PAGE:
I am so appreciative of all the passionate people who have a heart for trafficked victims, I really am. With so many good intended advocates, a lot of anti-trafficking organizations are starting... and I mean A LOT! So how does your organization rate? Here is a checklist to help your organization identify areas that may need improvements.
Does Your Staff Receive Annual Trainings?
Do you have a survivor on your board, advisory committee or payroll?
Do you have a mission statement?
Does 50% or more of your budget go toward your mission? (i.e. if you a safe home, does 50% or more go toward operations and staffing or does it go toward marketing, publicists and hats?)
Do you have an annual budget already approved by your board or do you just use the debit card to purchase whatever you want, when you want?
Does any of the marketing material you use, have images of women/children in actual chains, barcodes, duct tapes or hands covering "their" mouth, or stuffed in suitcases/jars?
When raising awareness around this issue, do you feel it is best to tell the most extreme story you can recall in order to "bring awareness"?
Can you site your source for the statistics on your site?
Does any of your material use the term "prostitute" as oppose to "prostituted" or "exploited"?
Does the survivor you work with get the same pay as any other professional who has the same education/expertise in your organization?
Is the survivor you work with encouraged to engage in areas beyond just sharing her story?
1.Yes- annual trainings allow staff members to stay astute on trends, changes and updates.
2.Yes- survivor voice is paramount with this demographic. Such a bond of "us against them" has been established, that you will get further by using a healed survivor when working with victims or simply gaining perspective about your operations, the images used, best practices, etc. If you cannot afford a survivor to be on staff, hire one as a consultant per project. Can't afford either, simply ask one to be an advisor or on your board; both of which are voluntary positions.
3.Yes- when engaging in the fight, there are many areas in which your organization could be stretched. Handling midnight crisis calls, going to mentor girls at juvie, speaking at that local event, etc. If your funds are limited and/or you don't have the qualifications to handle some of these opportunities, it will better for you to refer someone whose organization does exactly what being asked. "Stay In Your Lane" as the Survivor Leader Institute call it. When an opportunity arises, as yourself "does this help with ________" fill in the blank with your mission statement.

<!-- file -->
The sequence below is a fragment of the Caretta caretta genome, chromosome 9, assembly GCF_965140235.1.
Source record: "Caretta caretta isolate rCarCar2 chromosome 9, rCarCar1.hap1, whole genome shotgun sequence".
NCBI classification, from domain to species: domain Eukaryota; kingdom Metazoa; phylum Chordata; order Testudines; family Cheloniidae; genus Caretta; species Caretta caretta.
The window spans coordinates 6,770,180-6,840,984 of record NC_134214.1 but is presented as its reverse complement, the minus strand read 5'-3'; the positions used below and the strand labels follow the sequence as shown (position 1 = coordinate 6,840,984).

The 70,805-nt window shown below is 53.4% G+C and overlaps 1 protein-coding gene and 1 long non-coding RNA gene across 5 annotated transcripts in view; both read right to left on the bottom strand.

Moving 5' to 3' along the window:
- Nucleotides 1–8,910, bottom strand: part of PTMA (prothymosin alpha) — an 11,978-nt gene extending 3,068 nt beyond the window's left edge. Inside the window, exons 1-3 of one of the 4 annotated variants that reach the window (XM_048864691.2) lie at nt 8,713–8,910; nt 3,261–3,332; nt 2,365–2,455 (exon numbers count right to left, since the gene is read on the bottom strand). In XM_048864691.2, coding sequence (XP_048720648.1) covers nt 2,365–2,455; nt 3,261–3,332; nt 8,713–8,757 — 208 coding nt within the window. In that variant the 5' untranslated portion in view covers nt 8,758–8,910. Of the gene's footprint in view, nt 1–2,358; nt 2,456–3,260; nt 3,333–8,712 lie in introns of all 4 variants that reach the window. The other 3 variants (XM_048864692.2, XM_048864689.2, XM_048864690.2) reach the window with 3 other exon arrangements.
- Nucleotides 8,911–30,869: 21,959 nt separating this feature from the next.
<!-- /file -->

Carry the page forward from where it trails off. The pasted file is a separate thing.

4.Yes- there is nothing worse than seeing an organization raising awareness and helping victims, then you go behind the scenes at a roundtable meeting, and see their survivor advisor struggling to put gas in her car to attend the discussion, while a PR firm sits across from everyone with a huge price tag. If an organization is going to talk the talk of helping victims to find healing and then provide sustainable living, please practice what you preach!
5. Approved- This answer is a grey area because where every organization is at within their budget is different. Here are my suggestions: just starting out and don't have an annual set budget? Discuss with your board ahead of time and vote on a specific amount allowed each month on business cards, brochures, etc... Starting to get an annual budget, pull in a book keeper/admin to help you asses the budget and vote accordingly. The thing NOT to do, is have a business card and spend the donations that come in whenever you see something that you think would work great in your office, or the women's rooms. Not only is that just bad form, but it's what gets 501c3 status revoked!
6.No- Sensationalized images actually do harm to the movement because they promote everything that we work really hard to undo! They are feeding a misconception and false situation which leads to misidentification by both the victims and those they come across everyday. "Trafficking means she has to have handcuffs around her wrists and duct taped. That's not what this girl looks like, therefore it must not be trafficking..." WRONG!
7.No- The most graphic, detailed, horrendous story is not always the most impactful and actually might stir up emotions and memories in someone that they are not ready to process in that moment. We can bring awareness to this grotesque issue without causing post traumatic stress.
8. Yes- Misquoted statistics are rampant in any heavy topic and human trafficking is no different. If you don't want to be feeding the hype and sensationalizing numbers, images and stories, then just do your research and be sure that you can site your source. period.
9.No- Words are impactful and can portray victims like criminals themselves. Be careful on how you describe situations and people.
10.Yes - Survivors dont want to be treated any better or less than any other professional in this movement. If they have skills, degrees, experience and bring value to the table, then value them just like you would any other person that comes with that amount of knowledge.
11.Yes- Survivors are so much more than just their story. Provide them with opportunities and avenues to utilize all the talents and abilities that they have been blessed with. And guess what, just because she is a survivor, does not always mean that reliving it and telling it in a way to bring awareness and change is her gift! You want to lead people into being overcomers? Find what they are good at, what they are passionate about and help them get there!
I hope this helps you to assess your organization and how you "rate." I believe you are well on your way to making a difference, walking the talk, and being a highly respected group within this movement. Best wishes to you!